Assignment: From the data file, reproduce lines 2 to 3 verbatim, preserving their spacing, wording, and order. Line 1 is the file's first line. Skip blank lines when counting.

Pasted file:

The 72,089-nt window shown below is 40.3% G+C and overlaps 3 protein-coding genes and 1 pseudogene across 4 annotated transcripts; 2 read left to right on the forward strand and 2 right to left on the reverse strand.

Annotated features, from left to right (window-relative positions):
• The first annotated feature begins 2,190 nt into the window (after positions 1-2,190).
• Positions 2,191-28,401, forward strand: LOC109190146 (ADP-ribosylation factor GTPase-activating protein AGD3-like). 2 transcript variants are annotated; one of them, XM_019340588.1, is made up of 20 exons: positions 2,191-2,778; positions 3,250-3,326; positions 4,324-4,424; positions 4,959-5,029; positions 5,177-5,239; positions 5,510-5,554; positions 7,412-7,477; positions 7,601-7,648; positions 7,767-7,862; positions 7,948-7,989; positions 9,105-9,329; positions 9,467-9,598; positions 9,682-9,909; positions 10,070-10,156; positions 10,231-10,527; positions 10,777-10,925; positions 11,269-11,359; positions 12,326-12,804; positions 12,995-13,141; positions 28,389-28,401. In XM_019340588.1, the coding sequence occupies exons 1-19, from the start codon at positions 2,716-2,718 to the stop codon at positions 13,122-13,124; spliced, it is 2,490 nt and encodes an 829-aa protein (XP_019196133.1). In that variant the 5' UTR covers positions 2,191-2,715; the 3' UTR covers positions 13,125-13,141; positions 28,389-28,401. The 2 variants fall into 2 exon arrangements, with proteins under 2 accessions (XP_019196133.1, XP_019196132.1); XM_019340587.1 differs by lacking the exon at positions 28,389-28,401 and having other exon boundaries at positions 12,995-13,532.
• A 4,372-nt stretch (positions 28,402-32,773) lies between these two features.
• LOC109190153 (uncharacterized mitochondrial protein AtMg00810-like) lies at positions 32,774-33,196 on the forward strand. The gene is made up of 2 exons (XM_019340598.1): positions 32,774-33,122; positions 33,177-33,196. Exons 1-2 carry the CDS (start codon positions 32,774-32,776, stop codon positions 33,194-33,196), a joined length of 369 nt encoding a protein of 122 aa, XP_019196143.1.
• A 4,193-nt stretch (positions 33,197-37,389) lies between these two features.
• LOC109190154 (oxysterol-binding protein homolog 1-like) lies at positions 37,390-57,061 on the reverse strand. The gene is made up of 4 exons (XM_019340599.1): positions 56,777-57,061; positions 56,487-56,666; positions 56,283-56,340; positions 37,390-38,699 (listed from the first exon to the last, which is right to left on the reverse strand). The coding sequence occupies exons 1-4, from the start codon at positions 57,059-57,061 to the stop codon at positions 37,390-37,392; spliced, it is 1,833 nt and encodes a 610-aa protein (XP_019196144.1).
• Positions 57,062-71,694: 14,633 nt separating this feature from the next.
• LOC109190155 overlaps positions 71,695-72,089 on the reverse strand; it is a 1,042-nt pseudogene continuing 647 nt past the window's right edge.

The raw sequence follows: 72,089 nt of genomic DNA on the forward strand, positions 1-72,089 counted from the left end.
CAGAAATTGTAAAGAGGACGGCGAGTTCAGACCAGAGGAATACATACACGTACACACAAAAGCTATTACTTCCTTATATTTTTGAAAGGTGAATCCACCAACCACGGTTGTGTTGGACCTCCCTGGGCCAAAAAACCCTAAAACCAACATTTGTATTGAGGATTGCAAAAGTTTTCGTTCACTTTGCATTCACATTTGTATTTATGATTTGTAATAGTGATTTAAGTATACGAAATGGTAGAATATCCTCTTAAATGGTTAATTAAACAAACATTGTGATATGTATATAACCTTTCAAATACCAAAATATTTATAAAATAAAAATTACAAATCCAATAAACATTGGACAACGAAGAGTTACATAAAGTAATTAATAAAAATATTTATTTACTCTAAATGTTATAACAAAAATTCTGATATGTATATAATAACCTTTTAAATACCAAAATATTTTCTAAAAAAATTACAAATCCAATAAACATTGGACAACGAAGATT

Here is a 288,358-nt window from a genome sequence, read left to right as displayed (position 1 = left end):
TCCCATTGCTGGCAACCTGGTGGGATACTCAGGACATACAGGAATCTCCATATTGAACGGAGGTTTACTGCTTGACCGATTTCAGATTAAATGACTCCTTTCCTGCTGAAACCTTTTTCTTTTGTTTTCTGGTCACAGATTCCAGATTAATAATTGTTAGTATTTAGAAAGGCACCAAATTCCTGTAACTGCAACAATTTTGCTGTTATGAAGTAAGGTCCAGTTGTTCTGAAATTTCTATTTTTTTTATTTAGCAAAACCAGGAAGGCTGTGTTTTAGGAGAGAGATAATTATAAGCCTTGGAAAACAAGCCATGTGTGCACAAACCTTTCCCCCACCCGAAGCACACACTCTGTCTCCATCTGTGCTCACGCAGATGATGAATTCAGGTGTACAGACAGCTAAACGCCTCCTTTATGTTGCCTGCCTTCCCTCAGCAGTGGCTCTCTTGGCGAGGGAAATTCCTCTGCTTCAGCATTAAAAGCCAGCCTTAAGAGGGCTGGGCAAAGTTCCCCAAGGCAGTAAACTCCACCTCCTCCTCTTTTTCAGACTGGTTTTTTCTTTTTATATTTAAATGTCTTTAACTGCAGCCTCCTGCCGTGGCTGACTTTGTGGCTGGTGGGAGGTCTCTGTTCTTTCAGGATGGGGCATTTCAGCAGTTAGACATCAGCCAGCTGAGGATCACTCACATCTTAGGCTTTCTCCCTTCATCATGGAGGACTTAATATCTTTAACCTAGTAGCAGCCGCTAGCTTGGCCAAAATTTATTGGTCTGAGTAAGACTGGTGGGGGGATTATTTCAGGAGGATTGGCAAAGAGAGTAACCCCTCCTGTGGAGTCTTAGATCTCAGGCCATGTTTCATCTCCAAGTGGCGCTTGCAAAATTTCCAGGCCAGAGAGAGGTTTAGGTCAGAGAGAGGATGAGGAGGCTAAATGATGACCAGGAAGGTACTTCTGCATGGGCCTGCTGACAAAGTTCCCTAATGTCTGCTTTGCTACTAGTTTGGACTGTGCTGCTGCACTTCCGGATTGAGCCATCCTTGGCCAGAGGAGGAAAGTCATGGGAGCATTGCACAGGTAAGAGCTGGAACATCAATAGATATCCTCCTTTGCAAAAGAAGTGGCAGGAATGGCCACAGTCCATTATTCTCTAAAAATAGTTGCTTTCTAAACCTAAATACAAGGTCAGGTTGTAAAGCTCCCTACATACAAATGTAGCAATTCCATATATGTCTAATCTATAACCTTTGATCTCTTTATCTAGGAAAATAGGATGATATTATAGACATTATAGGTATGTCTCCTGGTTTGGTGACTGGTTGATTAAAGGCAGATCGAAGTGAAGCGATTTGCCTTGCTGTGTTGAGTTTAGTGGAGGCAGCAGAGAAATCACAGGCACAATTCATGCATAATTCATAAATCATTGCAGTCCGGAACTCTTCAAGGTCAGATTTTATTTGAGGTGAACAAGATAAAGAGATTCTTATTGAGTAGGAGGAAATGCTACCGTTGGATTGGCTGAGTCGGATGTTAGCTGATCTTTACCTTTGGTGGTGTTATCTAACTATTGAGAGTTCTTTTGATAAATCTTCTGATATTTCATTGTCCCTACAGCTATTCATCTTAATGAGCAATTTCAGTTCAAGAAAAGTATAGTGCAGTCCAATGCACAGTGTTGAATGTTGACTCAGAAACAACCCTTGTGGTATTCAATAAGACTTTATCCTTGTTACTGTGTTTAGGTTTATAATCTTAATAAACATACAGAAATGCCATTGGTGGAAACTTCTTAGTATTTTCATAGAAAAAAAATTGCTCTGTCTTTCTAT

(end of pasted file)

Annotated features, from left to right (window-relative positions):
• The first annotated feature begins 2,190 nt into the window (after positions 1-2,190).